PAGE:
2014 and we are still talking about contraception. Here in the United States where we were FOUNDED on the principal of separation of church and state.
“The Supreme Court on Friday extended a temporary order from Justice Sonia Sotomayor barring the Obama administration from enforcing the contraception coverage requirement of the Affordable Care Act against an order of Roman Catholic nuns.” NYT January 24, 2014
The nuns object because they find the mandate offensive to THEIR beliefs. THEIR beliefs that are now being imposed on others who may not hold those beliefs.
Let us go back in time as to how the contraceptive mandate came about since that seems lost in all the rhetoric and companies discuss the mandate as though President Obama pulled it out of thin air.
July 19, 2011 The Institute of Medicine, an INDEPENDENT advisory board of the National Academies released a report “Clinical Preventive Services for Women: Closing the Gaps” HHS had requested this report as the centerpiece of the 2010 ACA (Patient Protection and Affordable Care Act ) is its focus on preventive services rather than the reactionary health care system in existence. The idea behind the ACA is to foster optimal health and well –being. While both men and women benefit from this, HHS recognized that women would stand to benefit more from expanded preventive services. Thus tasking the IOM with reviewing which preventive services are important for health and well-being and recommend which of these services should be included in the guidelines.
“The IOM defined preventive health services as measures—including medications, procedures, devices, tests, education and counseling—shown to improve well-being, and/or decrease the likelihood or delay the onset of a targeted disease or condition. The IOM recommends that women’s preventive services include:
- improved screening for cervical cancer, counseling for sexually transmitted infections, and counseling and screening for HIV;
- a fuller range of contraceptive education, counseling, methods, and services so that women can better avoid unwanted pregnancies and space their pregnancies to promote optimal birth outcomes;
- services for pregnant women including screening for gestational diabetes and lactation counseling and equipment to help women who choose to breastfeed do so successfully;
- at least one well-woman preventive care visit annually for women to receive comprehensive services; and
- screening and counseling for all women and adolescent girls for interpersonal and domestic violence in a culturally sensitive and supportive manner.
In the section on contraception they reviewed data on cost sharing and came to the conclusion that it should be available to women WITHOUT any cost sharing.
As a physician what I find most offensive about the arguments against contraceptive coverage is that the vast majority of time women are prescribed hormonal contraception for reasons that have nothing to do with contraception: dysmenorrhea, polycystic ovaries, menorrhagia, metrorrhagia, migraines, endometriosis, luteal cysts and to prevent ovarian cancer. “As the Ovarian Cancer National Alliance notes in its brief supporting the government’s position, “the contraceptive-coverage provision takes an important step forward toward increasing access to treatments that reduce the risk of ovarian and other deadly gynecologic cancers, but the position of the companies and shareholders challenging that provision jeopardizes that access for thousands of women nationwide.” (http://www.religiondispatches.org/dispatches/sarahposner/7542?utm_content=buffera2d66&utm_medium=social&utm_source=twitter.com&utm_campaign=buffer)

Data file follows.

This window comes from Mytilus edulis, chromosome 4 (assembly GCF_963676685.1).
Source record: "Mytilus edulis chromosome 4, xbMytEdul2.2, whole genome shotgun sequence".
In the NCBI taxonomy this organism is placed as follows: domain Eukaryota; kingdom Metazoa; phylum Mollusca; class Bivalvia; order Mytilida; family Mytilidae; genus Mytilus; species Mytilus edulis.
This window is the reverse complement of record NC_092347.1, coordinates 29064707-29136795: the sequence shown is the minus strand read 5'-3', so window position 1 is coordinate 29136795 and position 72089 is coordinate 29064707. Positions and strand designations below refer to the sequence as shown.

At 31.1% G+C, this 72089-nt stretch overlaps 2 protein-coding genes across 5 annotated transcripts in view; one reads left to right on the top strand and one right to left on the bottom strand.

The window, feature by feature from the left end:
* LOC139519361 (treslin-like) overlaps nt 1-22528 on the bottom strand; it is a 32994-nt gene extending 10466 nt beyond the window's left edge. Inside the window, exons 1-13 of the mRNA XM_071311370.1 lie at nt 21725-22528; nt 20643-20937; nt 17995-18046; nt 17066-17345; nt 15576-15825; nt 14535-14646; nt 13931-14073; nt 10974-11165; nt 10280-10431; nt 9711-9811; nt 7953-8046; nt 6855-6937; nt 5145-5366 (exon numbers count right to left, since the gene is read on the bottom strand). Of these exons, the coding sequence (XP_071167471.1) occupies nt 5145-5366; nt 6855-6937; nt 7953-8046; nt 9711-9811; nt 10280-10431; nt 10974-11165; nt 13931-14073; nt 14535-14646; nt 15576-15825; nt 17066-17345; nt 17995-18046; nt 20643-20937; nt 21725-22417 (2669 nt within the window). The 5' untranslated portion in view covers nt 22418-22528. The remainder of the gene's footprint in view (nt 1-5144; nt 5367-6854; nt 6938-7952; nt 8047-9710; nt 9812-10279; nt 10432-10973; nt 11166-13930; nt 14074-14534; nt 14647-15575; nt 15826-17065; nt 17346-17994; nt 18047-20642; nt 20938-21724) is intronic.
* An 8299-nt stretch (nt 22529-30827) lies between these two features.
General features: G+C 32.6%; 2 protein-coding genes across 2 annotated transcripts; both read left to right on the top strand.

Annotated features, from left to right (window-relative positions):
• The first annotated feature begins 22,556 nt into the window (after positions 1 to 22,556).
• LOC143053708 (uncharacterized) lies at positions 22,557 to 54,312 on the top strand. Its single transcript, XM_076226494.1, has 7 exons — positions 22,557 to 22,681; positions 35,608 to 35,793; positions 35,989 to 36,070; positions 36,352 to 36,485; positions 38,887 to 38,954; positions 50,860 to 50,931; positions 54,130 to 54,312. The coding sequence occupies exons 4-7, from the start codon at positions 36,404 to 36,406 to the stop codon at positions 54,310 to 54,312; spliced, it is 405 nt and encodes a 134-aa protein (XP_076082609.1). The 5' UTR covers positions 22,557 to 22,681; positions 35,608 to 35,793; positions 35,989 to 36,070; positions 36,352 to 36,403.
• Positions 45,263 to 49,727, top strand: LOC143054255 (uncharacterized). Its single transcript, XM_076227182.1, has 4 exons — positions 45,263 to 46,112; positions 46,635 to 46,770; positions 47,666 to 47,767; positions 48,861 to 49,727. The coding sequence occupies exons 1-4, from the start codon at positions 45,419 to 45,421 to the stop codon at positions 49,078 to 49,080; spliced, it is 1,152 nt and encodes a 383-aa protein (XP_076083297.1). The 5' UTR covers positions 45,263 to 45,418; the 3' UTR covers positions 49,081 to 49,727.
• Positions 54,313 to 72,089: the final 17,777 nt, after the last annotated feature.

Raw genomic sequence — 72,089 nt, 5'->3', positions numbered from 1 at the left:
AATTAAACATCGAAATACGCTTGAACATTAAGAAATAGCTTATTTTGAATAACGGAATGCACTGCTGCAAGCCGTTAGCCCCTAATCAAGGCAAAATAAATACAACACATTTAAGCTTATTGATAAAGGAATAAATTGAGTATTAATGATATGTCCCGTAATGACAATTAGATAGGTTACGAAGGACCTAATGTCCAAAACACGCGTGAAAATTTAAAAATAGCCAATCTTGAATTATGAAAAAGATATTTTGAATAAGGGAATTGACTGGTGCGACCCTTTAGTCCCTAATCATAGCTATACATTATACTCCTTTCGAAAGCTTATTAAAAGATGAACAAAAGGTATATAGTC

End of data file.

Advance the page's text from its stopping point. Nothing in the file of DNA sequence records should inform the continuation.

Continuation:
Dr. Nancy Stanwood, board chair of Physicians for Reproductive Health, said that hormonal contraceptives such as the pill, the patch, and the ring, “actually decrease the risk of cancers,” including ovarian, uterine, and colon cancers (ibid). IUDs reduce the risk of uterine cancer. Cancer prevention is a reason alone to provide coverage.
Even if we strictly discuss the politics of women’s health, the surest way to reduce the abortion rate is readily available, reliable contraception. From the Guttmacher Institute “access to the range of contraceptive methods without cost sharing can dramatically reduce the rate of unintended pregnancy, with profound consequences for women and society…reducing the rate of unintended pregnancy is by far the most widely accepted and effective means of reducing the need for and incidence of abortion.”
A law or regulation violates the Religious Freedom Restoration Act (RFRA), if it imposes a “substantial burden” on a person’s religious exercise. No one is going to force contraception on the nuns, nor the owners of Hobby Lobby nor anyone else. Their objections to providing it as part of comprehensive preventive services is absolutely ridiculous and I find it incredulous that we are still having this debate in 2014 – IN AMERICA!.
If we allow corporations to opt out of this mandate what is next? Chemotherapy? Surgery? Antibiotics? Legislators need to get out of the exam room and let physicians perform their jobs. We have an extraordinary oversight body in the form of state medical boards in addition to hospital oversight, medical societies, and our colleagues. Interfering with how we practice medicine without knowing the science as we do is dangerous. Treatment decisions are between a patient and physician and no insurer or employer should be intervening with that.